5.1.4. Building your resume

Your school’s placement has probably established a set of guidelines for preparing resumes, especially for resume book purpose. However, keep in mind the following:

– Make different versions: In addition to the “official” resume, you should consider having multiple versions targeted for different audiences. You can have, for example, one for Finance (less focused), and another one for Investment Banking (more focused). Be careful, however, not to mix them up, especially for on-campus interviews.

– Have a copy of your resume in your own country’s format and language: You never now when you might need it, either for employment in your country (backup) or to hand it out to a contact in your country who could refer you to somebody else.

– Have a copy of your resume in scanable format: Many employers are using scanning technology to automate the resume collection part of the recruiting process. Have a version scanner-ready, as you might need it. To make a resume scanner ready: don’t use bold or Italics, use a serif font, and use plenty of words and acronyms.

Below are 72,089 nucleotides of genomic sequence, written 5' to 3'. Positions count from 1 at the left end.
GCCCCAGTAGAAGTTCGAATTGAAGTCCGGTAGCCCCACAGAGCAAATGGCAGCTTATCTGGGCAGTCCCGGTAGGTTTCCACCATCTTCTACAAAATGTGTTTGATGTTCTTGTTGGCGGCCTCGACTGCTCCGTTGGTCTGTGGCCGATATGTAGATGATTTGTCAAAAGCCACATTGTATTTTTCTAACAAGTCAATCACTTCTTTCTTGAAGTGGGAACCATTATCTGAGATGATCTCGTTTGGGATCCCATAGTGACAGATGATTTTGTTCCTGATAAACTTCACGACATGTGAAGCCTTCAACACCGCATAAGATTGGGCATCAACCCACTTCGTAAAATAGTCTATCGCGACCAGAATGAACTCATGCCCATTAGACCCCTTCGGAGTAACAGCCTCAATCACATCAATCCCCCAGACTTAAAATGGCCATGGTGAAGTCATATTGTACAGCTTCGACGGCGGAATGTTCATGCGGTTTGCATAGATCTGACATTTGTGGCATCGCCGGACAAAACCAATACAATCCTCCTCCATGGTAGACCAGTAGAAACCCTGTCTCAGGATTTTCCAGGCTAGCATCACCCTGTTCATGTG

– Have copies of your resume available at all times: You never know when you can meet a recruiter or an important business contact. Try to carry with you a copy at all times. For better accessibility, have it available on the Internet, so that you can access it from anywhere and print it. Having it available electronically also gives a good impression (i.e. having your web-page address in your resume or presentation card), and makes it easy to distribute. But do not rely on that. Recruiters still live by paper resumes.

– Clarify your undergraduate degree if not obvious: The degree you obtained in another country may not have an exact equivalent in the US. It might be a good idea to clarify in your resume what it is (e.g. five year degree, thesis required, and other useful information), or to put the closest equivalent (e.g. equivalent to a BS or BA) and then, if it works for you, clarify it during the interview. Sometimes it is also important to put your school in the proper context, since it may be unknown to the recruiter (e.g. the largest university in Manila).

– Explain the companies you worked for, if not obvious: Unless you have worked for well known multinationals, it is a good idea to briefly describe the companies in your resume (e.g. a $5 Million in sales electronics manufacturer, a 120 employee management consulting firm, the third largest commercial bank).

– Your references and work experience will probably not be verified: It seems that this gives you a little bit of slack in what you can write, but you can not know if the interviewer will verify the information. Just in case, do not lie under any circumstance. If he realizes you lied, you’ll be automatically out of the process.